Warning over eight most scammed items ahead of Black Friday

More than 70 per cent of shopping scams started on platforms such as Facebook and Instagram

Maira Butt
Wednesday 22 November 2023 04:28
The Meaning Behind Black Friday

Bargain seekers have been warned to watch out for Black Friday fraudsters, as analysis reveals some of the most scammed items ahead of the sales this week.

Online shopping scams soared by nearly one fifth (18 per cent) over the same period of November and December last year, a report by Lloyds Bank found.

The rise in online shopping, particularly after the pandemic, has also led to a surge in criminals tricking people into paying for goods and services that do not exist.

The report suggests that more than 70 per cent of shopping scams started on Meta-owned platforms such as Facebook marketplace and Instagram.

People aged between 25 and 35 are most likely to fall victim, analysis found.

Victims are often lured by cut-price or hard-to-find items and then asked to make an online payment via bank transfer, which affords less consumer protection.

Some items are more popular with scammers than others, with Apple iPhones, Nike trainers and Lego toys topping the list.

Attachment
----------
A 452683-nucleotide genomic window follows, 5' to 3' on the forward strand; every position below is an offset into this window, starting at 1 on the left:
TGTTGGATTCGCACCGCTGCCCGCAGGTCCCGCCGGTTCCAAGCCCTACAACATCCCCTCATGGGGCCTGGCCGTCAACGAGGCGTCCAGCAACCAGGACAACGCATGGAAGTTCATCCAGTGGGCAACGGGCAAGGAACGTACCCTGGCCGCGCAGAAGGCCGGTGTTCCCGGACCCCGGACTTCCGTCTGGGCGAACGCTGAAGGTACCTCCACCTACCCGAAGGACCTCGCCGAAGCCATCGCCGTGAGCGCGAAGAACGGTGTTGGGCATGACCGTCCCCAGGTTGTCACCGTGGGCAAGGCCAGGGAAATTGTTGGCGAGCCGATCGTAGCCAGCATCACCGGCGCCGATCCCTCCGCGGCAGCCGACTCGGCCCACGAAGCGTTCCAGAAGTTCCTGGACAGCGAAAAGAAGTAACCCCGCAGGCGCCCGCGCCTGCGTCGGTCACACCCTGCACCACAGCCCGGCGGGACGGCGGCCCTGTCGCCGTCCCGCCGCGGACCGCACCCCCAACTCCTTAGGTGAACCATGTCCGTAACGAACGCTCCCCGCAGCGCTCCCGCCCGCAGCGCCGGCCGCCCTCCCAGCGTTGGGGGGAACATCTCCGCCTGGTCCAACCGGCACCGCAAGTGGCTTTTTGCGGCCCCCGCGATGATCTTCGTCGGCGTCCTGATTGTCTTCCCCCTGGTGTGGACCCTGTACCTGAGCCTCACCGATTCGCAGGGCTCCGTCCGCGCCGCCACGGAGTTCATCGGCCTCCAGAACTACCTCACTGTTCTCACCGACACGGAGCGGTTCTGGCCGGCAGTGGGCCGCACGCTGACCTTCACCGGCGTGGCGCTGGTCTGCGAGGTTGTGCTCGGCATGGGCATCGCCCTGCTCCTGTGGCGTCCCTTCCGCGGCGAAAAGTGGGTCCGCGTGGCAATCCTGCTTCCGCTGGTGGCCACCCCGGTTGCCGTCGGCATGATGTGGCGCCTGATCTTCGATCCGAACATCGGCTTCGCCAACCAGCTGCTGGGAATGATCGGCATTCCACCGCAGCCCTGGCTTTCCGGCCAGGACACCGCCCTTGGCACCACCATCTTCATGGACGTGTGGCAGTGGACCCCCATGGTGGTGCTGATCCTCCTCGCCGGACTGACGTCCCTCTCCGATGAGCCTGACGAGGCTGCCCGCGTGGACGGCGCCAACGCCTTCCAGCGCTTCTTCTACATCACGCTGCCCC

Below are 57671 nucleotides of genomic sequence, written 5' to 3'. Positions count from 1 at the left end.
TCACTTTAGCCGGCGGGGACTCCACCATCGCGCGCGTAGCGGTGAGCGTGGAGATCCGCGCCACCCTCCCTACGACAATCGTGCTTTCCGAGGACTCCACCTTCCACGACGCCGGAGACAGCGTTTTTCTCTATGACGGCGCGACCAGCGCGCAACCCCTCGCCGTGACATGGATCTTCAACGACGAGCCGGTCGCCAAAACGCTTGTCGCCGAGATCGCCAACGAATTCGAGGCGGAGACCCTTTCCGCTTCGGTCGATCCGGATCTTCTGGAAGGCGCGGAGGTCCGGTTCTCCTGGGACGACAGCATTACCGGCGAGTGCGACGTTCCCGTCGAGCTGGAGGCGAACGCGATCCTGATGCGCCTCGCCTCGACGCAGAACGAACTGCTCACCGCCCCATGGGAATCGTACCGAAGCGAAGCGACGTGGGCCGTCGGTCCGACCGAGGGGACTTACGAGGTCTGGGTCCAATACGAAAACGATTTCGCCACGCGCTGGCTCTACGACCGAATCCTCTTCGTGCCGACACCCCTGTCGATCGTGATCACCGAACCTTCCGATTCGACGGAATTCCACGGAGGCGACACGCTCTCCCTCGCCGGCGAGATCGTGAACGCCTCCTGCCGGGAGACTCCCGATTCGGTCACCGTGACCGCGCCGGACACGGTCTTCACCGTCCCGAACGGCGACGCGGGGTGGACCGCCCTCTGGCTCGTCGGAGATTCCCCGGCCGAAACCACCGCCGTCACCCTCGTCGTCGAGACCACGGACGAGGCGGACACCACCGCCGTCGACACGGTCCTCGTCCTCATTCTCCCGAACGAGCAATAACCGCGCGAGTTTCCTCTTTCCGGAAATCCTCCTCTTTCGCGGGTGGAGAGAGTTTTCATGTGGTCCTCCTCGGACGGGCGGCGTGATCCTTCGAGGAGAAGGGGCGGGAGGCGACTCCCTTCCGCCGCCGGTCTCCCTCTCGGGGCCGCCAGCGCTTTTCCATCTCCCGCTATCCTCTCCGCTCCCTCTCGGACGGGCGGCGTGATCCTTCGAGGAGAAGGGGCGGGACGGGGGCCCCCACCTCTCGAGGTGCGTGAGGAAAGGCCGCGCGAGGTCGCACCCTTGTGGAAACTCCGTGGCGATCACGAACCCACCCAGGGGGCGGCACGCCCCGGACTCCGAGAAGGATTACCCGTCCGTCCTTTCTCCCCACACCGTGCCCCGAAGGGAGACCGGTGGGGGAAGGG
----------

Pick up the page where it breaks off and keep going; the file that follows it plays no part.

The full list of most popular items listed in fake ads or posts include:

  • Apply iPhones
  • Dyson Airwraps
  • Nike trainers
  • Ugg boots
  • PlayStation 5
  • Nintendo Switch
  • Lego sets
  • Drones

Liz Ziegler, fraud prevention officer at Lloyds, said: “Online shopping scams come in all shapes and sizes, but the vast majority start with items advertised on social media, where it’s too easy for fraudsters to use fake profiles and list items that don’t exist.

“When shopping online, the best way stay safe is to buy from a trusted retailer, and always pay by card for the greatest protection. If you’re unable to do those things, that should be a big red flag that you’re about to get scammed.”

A separate Lloyds Bank poll of more than 2,000 UK adults conducted by YouGov found nearly half (49 per cent) said they do not trust social media companies to keep them safe from scams when shopping on those platforms.

However, 70 per cent of people believe this role should sit with social media firms, with only 14 per cent stating it’s the responsibility of the person making the purchase. This could explain why almost six in 10 (58 per cent) people say they never buy anything from social media.

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